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Smart Talk is a daily, live, interactive program featuring conversations with newsmakers and experts in a variety of fields and exploring a wide range of issues and ideas, including the economy, politics, health care, education, culture, and the environment.  Smart Talk airs live every week day at 9 a.m. on WITF’s 89.5 and 93.3.

Listen to Smart Talk live online from 9-10 a.m. weekdays and at 7 p.m. (Repeat of 9 a.m. program)

Host: Scott LaMar

RST: Green communities and water resources

Written by Scott LaMar, Smart Talk Host/Executive Producer | Oct 4, 2013 10:19 AM

What to look for on Radio Smart Talk, Monday, October 7, 2013:

Chesapeake Bay with old wharf 300 x 170.jpg

Pennsylvania is one of six states and the District of Columbia that have developed Clean Water Blueprints to reduce damage to the Chesapeake Bay.

Pennsylvania's plan includes actions to be taken by farmers, sewage treatment plants, cities, suburban communities, rural towns, and citizens across Pennsylvania's Bay watershed.

At the same time, there are Pennsylvania communities that are using techniques that are more environmentally friendly and utilize "smart growth" - planning communities that provide housing and transportation choices near jobs, shops, and schools.  How do those techniques and plans work to keep waterways clean?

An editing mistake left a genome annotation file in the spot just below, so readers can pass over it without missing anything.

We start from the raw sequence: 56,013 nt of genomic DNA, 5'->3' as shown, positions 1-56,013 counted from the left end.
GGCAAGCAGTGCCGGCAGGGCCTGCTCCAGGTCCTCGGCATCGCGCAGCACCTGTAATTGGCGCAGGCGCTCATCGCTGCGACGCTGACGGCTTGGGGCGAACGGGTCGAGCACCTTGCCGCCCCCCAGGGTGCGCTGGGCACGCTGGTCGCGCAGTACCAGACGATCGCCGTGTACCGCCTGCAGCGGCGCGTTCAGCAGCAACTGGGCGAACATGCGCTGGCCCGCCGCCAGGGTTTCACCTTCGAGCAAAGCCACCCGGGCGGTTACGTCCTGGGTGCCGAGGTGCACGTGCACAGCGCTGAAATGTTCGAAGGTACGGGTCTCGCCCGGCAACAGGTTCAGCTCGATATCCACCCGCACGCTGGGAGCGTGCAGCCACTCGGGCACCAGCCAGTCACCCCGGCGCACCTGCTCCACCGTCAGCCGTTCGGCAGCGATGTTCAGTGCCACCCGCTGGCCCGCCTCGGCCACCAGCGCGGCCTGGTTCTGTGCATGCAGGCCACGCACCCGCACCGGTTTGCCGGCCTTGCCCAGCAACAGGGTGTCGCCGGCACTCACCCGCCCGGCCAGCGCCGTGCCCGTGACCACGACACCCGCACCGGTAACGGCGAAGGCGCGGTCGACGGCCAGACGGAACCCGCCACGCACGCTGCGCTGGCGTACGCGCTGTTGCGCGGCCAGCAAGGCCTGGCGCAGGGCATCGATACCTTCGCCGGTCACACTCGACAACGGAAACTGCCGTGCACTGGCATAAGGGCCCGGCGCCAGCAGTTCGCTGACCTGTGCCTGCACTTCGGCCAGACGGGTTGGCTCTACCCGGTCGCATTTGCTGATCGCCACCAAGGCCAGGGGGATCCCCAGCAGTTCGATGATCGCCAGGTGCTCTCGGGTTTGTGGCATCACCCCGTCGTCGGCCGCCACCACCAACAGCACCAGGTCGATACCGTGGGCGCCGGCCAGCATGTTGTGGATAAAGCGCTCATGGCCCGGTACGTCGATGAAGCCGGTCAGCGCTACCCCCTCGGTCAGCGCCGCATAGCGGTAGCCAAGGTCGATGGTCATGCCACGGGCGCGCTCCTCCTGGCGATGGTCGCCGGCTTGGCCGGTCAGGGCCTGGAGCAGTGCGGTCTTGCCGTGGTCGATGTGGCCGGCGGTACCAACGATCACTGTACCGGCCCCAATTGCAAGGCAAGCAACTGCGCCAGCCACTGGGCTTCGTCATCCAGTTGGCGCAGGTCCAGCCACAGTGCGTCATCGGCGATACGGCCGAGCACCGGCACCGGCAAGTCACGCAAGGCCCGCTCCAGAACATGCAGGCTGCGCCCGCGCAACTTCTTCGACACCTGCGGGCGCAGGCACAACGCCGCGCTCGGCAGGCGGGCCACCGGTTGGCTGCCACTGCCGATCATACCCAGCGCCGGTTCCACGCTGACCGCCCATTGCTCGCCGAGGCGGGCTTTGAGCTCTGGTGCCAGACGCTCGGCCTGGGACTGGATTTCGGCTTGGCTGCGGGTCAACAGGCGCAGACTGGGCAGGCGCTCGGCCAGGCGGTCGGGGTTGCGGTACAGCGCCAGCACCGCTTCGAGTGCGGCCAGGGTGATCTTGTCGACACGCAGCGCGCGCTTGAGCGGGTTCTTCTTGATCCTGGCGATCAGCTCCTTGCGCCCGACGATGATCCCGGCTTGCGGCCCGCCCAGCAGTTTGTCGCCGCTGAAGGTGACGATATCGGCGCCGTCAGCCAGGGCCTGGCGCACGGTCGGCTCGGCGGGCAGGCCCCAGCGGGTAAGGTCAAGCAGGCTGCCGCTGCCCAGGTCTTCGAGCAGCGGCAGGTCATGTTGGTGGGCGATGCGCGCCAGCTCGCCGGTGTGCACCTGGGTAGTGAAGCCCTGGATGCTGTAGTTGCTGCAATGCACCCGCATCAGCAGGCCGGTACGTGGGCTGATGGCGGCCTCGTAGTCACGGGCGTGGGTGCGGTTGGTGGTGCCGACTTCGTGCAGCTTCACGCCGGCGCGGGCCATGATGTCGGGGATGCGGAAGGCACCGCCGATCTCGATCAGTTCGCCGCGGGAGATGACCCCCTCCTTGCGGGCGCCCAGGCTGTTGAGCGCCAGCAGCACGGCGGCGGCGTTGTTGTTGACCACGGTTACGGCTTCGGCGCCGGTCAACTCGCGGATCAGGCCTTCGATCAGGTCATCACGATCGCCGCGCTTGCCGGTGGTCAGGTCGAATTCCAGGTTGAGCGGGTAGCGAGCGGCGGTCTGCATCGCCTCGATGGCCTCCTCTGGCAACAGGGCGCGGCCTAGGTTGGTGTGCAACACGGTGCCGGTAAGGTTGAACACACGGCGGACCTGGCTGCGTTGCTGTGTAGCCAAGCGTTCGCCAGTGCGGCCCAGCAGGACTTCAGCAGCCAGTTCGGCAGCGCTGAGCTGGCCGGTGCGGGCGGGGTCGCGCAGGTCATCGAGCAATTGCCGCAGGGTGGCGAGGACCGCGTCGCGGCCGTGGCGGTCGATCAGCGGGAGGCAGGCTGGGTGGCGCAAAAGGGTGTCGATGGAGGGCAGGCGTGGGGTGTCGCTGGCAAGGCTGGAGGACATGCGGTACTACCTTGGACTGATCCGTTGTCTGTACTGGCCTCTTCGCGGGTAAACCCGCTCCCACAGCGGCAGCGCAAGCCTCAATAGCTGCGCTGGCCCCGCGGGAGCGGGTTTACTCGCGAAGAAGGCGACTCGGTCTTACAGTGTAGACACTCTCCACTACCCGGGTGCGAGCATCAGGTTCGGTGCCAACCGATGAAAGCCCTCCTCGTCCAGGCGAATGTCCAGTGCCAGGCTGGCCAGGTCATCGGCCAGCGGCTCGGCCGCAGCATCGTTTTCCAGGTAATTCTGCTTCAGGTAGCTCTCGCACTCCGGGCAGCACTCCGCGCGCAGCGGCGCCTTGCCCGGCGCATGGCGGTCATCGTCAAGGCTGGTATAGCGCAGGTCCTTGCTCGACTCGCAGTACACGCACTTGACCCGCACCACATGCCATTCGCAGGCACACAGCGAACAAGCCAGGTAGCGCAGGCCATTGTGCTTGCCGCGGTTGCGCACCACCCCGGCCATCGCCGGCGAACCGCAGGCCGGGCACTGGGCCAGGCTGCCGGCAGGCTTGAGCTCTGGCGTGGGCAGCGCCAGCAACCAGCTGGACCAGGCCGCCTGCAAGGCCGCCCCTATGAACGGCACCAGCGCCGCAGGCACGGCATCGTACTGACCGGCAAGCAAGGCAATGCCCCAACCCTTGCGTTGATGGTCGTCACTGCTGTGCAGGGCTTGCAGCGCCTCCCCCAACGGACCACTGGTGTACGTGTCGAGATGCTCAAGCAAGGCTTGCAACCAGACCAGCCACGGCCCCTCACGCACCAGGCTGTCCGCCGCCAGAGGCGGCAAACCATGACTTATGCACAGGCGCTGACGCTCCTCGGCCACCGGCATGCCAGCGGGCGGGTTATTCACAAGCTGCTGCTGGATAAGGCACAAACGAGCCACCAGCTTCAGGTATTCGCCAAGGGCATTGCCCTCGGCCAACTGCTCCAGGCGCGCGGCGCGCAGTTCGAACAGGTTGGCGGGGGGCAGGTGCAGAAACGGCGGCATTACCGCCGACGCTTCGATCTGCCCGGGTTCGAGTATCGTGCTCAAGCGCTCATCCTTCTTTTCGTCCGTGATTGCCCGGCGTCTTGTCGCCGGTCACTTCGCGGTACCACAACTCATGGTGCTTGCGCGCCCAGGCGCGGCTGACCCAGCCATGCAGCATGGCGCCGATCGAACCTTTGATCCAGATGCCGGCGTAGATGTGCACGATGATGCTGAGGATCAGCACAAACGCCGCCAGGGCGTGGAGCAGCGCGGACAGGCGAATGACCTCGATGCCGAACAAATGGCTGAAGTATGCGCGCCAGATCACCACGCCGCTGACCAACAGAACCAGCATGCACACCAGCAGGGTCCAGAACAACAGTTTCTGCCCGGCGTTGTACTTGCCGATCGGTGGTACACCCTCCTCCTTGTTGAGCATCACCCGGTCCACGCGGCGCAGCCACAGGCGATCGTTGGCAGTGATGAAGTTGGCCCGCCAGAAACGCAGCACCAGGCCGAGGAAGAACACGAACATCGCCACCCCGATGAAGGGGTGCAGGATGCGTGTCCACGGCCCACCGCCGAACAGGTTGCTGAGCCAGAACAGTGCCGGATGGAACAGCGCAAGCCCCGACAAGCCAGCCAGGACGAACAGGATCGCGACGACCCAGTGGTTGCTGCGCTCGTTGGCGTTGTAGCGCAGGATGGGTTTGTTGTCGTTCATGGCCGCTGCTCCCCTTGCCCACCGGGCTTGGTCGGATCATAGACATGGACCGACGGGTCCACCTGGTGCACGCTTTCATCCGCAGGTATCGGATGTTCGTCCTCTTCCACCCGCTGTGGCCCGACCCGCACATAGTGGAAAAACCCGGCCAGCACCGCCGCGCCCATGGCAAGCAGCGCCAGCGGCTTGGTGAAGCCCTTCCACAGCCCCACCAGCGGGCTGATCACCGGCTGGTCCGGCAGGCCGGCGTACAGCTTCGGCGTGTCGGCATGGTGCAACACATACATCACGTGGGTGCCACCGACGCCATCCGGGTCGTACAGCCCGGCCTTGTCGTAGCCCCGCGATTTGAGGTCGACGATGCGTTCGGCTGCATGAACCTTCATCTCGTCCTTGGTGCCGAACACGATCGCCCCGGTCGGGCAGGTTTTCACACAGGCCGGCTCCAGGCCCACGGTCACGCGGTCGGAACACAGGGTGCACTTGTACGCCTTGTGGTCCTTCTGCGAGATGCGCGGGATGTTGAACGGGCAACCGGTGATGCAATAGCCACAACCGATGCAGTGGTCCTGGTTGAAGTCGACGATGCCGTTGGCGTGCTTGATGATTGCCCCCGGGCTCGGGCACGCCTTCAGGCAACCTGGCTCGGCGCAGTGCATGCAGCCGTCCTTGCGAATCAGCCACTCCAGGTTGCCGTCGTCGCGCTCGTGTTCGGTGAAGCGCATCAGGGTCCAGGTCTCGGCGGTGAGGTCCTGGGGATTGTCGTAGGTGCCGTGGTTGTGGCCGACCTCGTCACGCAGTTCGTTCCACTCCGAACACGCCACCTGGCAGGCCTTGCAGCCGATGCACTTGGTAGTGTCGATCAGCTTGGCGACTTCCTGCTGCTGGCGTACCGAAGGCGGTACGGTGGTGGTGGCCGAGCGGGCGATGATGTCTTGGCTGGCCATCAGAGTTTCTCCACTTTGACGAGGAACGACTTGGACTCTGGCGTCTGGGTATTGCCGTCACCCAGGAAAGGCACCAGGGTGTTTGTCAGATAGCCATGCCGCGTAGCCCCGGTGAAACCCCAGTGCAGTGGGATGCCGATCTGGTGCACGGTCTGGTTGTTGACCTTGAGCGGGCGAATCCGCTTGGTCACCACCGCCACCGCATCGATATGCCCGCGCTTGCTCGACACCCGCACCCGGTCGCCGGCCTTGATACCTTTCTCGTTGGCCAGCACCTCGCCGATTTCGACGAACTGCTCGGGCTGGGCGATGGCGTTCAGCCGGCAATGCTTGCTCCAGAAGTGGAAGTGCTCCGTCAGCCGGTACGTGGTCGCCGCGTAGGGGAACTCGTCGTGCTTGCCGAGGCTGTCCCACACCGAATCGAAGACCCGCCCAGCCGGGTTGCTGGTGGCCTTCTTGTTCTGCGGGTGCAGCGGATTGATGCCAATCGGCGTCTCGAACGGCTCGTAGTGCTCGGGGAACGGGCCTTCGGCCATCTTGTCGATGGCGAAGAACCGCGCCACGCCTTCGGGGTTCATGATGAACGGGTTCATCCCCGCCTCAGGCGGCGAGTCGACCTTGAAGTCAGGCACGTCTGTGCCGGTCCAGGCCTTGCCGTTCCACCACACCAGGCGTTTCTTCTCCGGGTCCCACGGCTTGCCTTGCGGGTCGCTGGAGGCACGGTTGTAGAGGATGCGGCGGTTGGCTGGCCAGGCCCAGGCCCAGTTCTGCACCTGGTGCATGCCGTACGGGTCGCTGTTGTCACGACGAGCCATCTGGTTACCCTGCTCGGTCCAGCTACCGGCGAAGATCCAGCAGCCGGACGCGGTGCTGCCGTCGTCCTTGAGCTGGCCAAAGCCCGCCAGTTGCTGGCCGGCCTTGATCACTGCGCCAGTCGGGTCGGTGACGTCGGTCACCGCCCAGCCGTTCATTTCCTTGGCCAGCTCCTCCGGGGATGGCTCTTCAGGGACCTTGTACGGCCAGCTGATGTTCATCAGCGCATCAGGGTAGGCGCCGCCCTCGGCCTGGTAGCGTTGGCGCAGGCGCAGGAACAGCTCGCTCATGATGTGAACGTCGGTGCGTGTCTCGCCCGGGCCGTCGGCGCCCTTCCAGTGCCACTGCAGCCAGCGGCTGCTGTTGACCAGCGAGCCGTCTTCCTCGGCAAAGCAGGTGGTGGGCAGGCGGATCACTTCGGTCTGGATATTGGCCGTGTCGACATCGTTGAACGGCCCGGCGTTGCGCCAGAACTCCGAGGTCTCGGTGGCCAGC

Harry Campbell

Monday's Radio Smart Talk addresses that topic with Pulitzer Prize winning author Tom Hylton and Harry Campbell, Pennsylvania Executive Director of the Chesapeake Bay Foundation.

For example, the Foundation points out cities like Philadelphia, Pittsburgh, and Lancaster have been using green infrastructure techniques to "beautify communities and to lessen the impacts of polluted stormwater runoff" to keep water cleaner.

Monday's program will focus on communities and water and provide the latest information on the Chesapeake Bay cleanup.

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  • Andrew Bliss img 2013-10-07 08:28

    What about the social / economic / public health benefits of green infrastructure and smart growth?

  • Radio Smart Talk img 2013-10-07 08:50

    Email Comment:

    While I agree conserving our water resources, I also agree on in improving sewage out put.
    However we are being over burdened with nuisance laws. Such as:
    • Having septic tanks pumped out at mandatory times,no matter how many or few reside at such residence(although tax records for example could know how many reside and when necessary).
    • Run off control for a simple lawn shed or garage(with the common sense exception if it runs off in a neighbors for instance).
    • Not to mention fracking,and when this practice migrates into our water ways.

    What I'm trying to say is that we are being affected by a wide and sweeping law that is overly burdened with examples from above.

  • img 2013-10-07 08:53

    Interesting program.
    Two issues:
    1. existing communities and how to handle the rainwater run off as well as polluted waters from the hard surfaces. This issue begins to raise questions of how to introduce natural landscapes/parks/gardens as filter and do this as part of overall community planning.
    2. open land/farmland. We need to rethink planning and land use back to the very basics: soil types, gradients, subsurface structure and re-focus "owner does what they want" and the community has to live with it.
    I can elaborate but I want to get this in before the program ends.